“We needed a tool that allowed us to represent these oligonucleotides precisely,” Zhang said. “We looked around and realized this was a true technology gap in the industry. Absent an existing solution, we had no choice but to create our own.”
Zhang compares creating these molecules to building with Legos. “We needed to define what each of the building blocks was, and how they could be connected, much like vocabularies and grammar rules.”
This innovative system proved to work very well, so Rotstein and his Pfizer team decided to publish it in the peer-reviewed Journal of Chemical Information and Modeling. At the time, they had no idea how profoundly HELM would influence their entire industry in the years to come. Once it sparked the interest of Pistoia Alliance members that were struggling with similar challenges, the collaboration was launched, and the rest is history…
Looking back, Zhang can now see that HELM, in the end, allowed pharma researchers to essentially speak the same language. Before HELM, describing these unusual molecules was a true challenge, creating a barrier within the overall drug-discovery process.
“The language is elegant as it provides a hierarchy, from monomer to polymer to more complex structures, and you can fully identify these constructs,” Zhang explains. “It’s a very flexible notation that can evolve and easily be extended to other biopolymer types.”
When approached by the Pistoia Alliance, Rotstein, Zhang, and the Pfizer team made what at the time was an unusual decision: to share their proprietary and versatile HELM system with other industry scientists.
“It was an easy decision for us to open source our work and disseminate the technology,” Zhang says. “We knew from the start that the problem we had solved was not just a Pfizer problem but rather a problem faced by every company in the biologics space.”
Since the Pistoia Alliance offers member companies a unique legal framework to easily and rapidly spin up new pre-competitive collaborations, Pfizer felt comfortable using this avenue to share the HELM technology. “In the end,” Rotstein recalls, “doors were opened very quickly for all interested companies to join forces.”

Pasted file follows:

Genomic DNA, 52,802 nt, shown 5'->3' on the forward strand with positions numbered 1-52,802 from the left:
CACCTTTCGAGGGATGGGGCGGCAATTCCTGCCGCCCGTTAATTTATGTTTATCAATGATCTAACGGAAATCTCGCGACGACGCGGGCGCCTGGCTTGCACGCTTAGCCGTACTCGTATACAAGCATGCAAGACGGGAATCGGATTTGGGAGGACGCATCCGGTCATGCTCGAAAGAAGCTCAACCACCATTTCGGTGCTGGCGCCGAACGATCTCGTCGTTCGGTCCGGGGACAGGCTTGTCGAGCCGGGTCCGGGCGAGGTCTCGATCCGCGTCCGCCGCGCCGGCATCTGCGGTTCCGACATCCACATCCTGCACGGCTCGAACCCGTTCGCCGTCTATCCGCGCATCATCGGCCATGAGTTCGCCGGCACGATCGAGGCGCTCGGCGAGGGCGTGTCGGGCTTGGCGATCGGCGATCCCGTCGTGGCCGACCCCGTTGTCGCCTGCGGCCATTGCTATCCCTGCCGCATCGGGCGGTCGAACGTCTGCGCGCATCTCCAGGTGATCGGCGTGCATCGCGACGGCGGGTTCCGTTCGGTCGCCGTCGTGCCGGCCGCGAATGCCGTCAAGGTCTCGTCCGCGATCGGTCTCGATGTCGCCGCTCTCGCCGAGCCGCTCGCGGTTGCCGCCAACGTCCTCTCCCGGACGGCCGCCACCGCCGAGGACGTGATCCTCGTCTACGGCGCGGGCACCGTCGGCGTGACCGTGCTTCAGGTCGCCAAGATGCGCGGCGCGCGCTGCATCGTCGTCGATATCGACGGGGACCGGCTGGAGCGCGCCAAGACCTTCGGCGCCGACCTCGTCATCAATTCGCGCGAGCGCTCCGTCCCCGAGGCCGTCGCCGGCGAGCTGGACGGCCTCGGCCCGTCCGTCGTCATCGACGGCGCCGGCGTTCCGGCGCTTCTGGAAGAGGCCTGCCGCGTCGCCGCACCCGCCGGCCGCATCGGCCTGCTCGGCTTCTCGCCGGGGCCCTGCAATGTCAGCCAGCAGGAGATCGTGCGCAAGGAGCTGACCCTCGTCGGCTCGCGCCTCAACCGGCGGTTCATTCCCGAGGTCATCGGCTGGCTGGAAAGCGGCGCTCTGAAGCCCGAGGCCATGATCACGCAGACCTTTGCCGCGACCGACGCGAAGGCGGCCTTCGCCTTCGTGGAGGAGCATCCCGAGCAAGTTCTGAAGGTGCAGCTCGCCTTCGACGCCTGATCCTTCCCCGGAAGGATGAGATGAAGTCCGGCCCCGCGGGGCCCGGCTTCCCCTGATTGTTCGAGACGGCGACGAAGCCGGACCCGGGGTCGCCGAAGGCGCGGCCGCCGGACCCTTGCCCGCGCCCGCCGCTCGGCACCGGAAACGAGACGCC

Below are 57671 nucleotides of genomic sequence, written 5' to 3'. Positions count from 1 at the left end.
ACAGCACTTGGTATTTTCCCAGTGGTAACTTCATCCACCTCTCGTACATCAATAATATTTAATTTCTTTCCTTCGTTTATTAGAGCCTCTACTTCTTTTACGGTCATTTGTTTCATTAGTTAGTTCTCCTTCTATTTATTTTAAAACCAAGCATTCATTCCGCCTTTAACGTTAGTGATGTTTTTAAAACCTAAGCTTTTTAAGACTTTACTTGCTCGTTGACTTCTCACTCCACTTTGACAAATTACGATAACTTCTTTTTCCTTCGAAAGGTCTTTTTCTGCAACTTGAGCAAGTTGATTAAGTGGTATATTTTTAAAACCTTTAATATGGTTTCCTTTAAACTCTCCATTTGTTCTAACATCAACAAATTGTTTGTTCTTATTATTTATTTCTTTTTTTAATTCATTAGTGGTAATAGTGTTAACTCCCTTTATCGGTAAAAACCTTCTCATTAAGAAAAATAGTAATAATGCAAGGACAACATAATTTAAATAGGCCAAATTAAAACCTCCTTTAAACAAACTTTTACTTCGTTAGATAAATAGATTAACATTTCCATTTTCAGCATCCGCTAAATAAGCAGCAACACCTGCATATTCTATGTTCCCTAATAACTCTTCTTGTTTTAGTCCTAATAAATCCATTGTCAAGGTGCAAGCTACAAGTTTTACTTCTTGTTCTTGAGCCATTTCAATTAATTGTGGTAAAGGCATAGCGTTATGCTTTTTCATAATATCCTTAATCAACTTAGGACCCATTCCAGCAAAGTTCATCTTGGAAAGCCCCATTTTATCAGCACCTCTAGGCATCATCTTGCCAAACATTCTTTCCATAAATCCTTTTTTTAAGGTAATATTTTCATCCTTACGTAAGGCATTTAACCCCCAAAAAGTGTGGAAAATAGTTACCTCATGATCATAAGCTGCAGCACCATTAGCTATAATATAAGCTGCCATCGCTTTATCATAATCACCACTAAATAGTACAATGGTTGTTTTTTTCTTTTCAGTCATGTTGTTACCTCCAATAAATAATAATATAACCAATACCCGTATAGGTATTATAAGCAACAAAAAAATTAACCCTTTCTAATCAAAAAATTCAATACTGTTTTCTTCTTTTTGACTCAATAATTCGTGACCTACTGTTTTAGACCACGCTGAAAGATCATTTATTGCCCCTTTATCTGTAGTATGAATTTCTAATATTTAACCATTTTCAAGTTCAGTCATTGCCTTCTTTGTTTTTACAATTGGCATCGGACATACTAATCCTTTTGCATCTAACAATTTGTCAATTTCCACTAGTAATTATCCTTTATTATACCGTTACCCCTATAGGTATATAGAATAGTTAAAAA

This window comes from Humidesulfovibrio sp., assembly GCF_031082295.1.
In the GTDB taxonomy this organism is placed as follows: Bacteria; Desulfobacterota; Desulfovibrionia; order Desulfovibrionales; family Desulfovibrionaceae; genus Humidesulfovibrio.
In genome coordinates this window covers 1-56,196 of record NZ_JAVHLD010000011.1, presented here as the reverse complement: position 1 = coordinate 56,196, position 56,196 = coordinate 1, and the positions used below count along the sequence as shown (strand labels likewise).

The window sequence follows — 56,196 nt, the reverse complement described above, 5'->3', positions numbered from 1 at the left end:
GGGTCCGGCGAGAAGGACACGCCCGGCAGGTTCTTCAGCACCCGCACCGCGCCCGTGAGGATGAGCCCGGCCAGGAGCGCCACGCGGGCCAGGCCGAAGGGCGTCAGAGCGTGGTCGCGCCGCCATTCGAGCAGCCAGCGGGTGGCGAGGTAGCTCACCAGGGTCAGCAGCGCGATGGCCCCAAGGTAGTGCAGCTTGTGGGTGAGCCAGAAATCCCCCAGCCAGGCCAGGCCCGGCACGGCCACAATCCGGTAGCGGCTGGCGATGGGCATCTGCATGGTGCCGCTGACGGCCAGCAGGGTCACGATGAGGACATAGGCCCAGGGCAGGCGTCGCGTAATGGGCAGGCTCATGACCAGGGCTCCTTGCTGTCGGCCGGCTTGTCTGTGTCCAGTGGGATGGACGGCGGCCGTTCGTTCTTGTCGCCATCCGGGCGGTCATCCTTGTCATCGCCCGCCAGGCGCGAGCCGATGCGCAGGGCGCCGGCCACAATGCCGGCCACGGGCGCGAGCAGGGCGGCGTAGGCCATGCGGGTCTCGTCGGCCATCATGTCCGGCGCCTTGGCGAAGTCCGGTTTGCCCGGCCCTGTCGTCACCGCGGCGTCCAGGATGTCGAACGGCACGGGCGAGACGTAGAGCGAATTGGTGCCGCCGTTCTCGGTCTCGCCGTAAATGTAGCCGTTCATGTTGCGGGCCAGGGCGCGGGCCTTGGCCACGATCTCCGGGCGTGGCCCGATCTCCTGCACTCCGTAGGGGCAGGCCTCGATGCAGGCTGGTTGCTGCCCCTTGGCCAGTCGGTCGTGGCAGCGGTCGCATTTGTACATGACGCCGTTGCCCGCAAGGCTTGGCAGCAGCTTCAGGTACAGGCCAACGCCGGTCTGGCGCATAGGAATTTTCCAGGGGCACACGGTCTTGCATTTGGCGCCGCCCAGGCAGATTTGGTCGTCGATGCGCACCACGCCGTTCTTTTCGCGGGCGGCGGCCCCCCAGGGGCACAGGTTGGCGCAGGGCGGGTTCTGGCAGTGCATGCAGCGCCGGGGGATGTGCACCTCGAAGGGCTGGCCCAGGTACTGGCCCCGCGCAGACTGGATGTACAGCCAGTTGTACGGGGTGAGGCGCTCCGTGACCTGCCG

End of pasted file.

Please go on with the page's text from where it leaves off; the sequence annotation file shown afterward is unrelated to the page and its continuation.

A team of around 45 experts from across the industry was quickly formed combined with resources funded through member company contributions. “The enthusiasm was very exciting,” said Claire Bellamy, Pistoia Alliance HELM project manager. “A range of skills were made available, from technical development to marketing specialists. Everyone wanted to work together to get HELM established. The Pistoia Alliance model with a dedicated, experienced project manager enabled that to happen.”
“In addition to mitigating the need for the industry to reinvent the wheel for biomolecule representation, Pfizer benefitted from the release of HELM by influencing the broad adoption of a standard that we were very familiar with, and well-established in our internal infrastructure,” Rotstein said.
As Rotstein and his team presented the HELM project at various conferences and speaking engagements, interest in joining the collaboration grew. “Suddenly, companies were all in,” he says. “They were not only adopting and using HELM, but in many cases enhancing it.”
A perfect example of this were the scientists at Roche, a key contributor to the initiative.
“The underlying HELM data model has been used as a blueprint to design Roche’s registration system for biologics,” said Stefan Klostermann, Expert Scientist, Roche Innovation Center Munich.